How changes in laws have redefined the life of a father

It would make for an interesting conversation when explaining to someone who left Kenya in 2000, right at the turn of the millennium, how the role of fathers has changed in the last 17 years.

Today’s father has new wars to fight that include the ever-increasing menace from smartphones and the social media, drugs getting more lethal and more available, the risk of radicalisation among others.

As Kenya joins many countries in celebrating World Father’s Day on Sunday, one area of focus in that discussion would be the way the laws applying to fathers have changed since the dawn of the millennium.

The Nation last week spoke with three Nairobi-based lawyers who handle family matters to discuss how Kenyan laws have transformed the role of fathers.


Lawmakers and the courts, it emerged, have made Kenyan fathers more accountable through various laws passed since 2000.

From the Children’s Act that came into effect in 2001 to the Constitution promulgated in 2010 to the Matrimonial Property Act operationalised in 2013 to Marriage Act that came into force in 2014, not forgetting the various court decisions made to interpret the role of the father, the consequences of fathering a child with a woman seem to be getting dire every passing day.

Because of the Constitution, for instance, nowadays the father is not necessarily the person whose DNA is in a child.

“Before the new Constitution was promulgated, there was the issue of parental responsibilities; that a father has responsibility for the child only if he has acknowledged that that child is his, either by his name being in the birth certificate, which required his consent, or by maintenance; by having provided pure maintenance for the child,” explains lawyer Elias Kibathi.


But because now the Constitution protects Kenyans against discrimination, children got an upper hand in claiming their fathers.

“Whether or not you are married, the father is still the father of the child and, therefore, it’s no longer necessary to have the consent of the father before issuance of a birth certificate,” added Mr Kibathi.

Brenda Mwalimu, another lawyer, said the Children’s Act 2001 gave fatherhood a whole new meaning.

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“If a male applies to adopt a male child, he becomes a father. If a male accepts a woman who has a child and accepts this child into his family, he will be considered the parent,” she said.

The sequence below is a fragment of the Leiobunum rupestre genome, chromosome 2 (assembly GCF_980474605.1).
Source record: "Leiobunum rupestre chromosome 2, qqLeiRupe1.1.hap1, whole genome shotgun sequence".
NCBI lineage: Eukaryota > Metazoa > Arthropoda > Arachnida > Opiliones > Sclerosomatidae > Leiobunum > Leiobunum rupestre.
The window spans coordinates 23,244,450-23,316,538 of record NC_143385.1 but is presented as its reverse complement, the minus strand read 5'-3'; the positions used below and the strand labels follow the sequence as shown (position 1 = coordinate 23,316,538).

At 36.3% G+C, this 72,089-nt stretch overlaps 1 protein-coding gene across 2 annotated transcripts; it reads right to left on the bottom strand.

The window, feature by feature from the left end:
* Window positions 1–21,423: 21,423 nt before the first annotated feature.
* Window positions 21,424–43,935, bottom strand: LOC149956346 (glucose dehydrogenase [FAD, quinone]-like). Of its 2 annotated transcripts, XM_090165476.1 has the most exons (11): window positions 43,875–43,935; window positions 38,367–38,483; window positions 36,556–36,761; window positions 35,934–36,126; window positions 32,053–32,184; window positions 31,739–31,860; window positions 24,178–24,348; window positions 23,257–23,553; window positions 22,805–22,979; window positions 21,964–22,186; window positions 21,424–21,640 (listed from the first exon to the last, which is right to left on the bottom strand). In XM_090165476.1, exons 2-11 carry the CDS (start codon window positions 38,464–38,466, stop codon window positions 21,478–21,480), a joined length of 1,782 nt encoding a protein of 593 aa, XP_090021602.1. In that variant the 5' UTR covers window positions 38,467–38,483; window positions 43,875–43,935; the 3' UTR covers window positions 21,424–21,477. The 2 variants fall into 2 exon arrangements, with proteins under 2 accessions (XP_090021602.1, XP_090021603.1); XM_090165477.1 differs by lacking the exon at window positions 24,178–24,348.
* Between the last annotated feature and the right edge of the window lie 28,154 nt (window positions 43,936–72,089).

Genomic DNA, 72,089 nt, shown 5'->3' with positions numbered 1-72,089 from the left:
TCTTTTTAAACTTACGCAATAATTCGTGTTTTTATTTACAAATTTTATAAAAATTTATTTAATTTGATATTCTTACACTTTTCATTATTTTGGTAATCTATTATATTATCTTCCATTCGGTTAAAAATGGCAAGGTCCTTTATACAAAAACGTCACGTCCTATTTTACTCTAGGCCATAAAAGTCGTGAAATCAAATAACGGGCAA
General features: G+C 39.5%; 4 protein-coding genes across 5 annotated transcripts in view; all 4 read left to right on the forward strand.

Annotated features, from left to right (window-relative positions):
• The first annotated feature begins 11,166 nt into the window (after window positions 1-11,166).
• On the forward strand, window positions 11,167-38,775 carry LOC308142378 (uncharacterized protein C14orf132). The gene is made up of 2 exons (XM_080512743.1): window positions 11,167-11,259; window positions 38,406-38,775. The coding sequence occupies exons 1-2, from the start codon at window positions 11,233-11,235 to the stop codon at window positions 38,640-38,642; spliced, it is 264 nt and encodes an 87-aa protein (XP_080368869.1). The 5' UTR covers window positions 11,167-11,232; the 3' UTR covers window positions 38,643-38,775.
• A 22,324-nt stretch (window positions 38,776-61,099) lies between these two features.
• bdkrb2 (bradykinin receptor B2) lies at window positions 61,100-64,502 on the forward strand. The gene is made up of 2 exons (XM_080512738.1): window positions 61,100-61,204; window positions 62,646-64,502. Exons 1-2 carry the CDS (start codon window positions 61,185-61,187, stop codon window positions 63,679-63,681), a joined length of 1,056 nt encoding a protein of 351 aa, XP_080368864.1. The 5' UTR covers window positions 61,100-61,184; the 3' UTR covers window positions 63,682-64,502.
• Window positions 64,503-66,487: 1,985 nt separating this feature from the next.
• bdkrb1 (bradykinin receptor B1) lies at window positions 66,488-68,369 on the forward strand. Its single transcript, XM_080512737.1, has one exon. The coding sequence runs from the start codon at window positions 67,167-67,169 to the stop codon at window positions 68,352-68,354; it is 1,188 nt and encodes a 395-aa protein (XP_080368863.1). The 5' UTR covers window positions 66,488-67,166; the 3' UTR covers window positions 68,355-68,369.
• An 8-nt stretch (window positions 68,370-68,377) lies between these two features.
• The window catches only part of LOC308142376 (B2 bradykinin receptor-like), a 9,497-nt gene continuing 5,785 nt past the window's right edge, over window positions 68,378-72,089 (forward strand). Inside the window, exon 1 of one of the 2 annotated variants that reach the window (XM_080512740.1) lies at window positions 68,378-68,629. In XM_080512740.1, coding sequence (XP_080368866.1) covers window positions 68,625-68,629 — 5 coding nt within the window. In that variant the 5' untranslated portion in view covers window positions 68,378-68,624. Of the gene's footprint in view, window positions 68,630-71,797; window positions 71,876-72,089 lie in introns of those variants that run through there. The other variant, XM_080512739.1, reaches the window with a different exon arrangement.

Perhaps something of a relief for the modern-day father is that parties in a marriage can stay away from each other for a year without it being declared a broken down marriage.


The parties only need to go to court and file an agreement that they have agreed to live apart as indicated in the Marriage Act.

Mr Eddie Amadi thinks that is a win for men. “Traditionally, that would be viewed as desertion. But now a break is allowed,” said the lawyer.

Another revolutionary item from the Marriage Act is the provision that led to a gazette notice from the Attorney-General’s office on June 9.

Through the Registrar of Marriages, the AG’s office gazetted a directive that marriages that are classified as customary, which are the ones that allow polygamy, will have to be registered.

“Men are now allowed to have multiple wives. Traditionally, you’d find that it was just under Islamic law,” said Mr Amadi. “For men, it’s a win. You can have as many spouses as you please; as long as the other spouse has been notified, that’s sufficient.”


Besides the various pieces of legislation, decisions from courts have also set precedents that govern parenthood.

For instance there is a decision that rendered nugatory a line men used to say when they were opposing a DNA test — that it was an infringement to their privacy.

Nowadays, explained Mr Kibathi, that argument cannot save any man.

READ: Where men may face jail for not marrying pregnant women

“Lawyers have tried to argue that that right to privacy prevents DNA examination.

But the High Court overruled that and argued that the best interest of the child, which is the overwhelming principle, will override the right to privacy,” said Mr Kibathi.


But even when a DNA test proves that you are not the father, the existing laws dictate that if the child was born while you lived with the woman, you are still obligated to take care of the child.

“If you’re married to a woman and you get a child, at the time of his birth if the two of you are married, you automatically have responsibility. The law does not strictly say this is a father. What it does is define fatherhood in terms of responsibilities and duties,” said Ms Mwalimu.


She added: “You may not necessarily be this child’s father through DNA but through one situation or another, you become a father. It doesn’t say you’re now the child’s father. It just says you now take up parental responsibility.”

But also, there has been relief for fathers with the laws that have been passed in this millennium. Mr Amadi said Article 53 of the Constitution is one such break because it says parents take equal responsibilities in raising a child.


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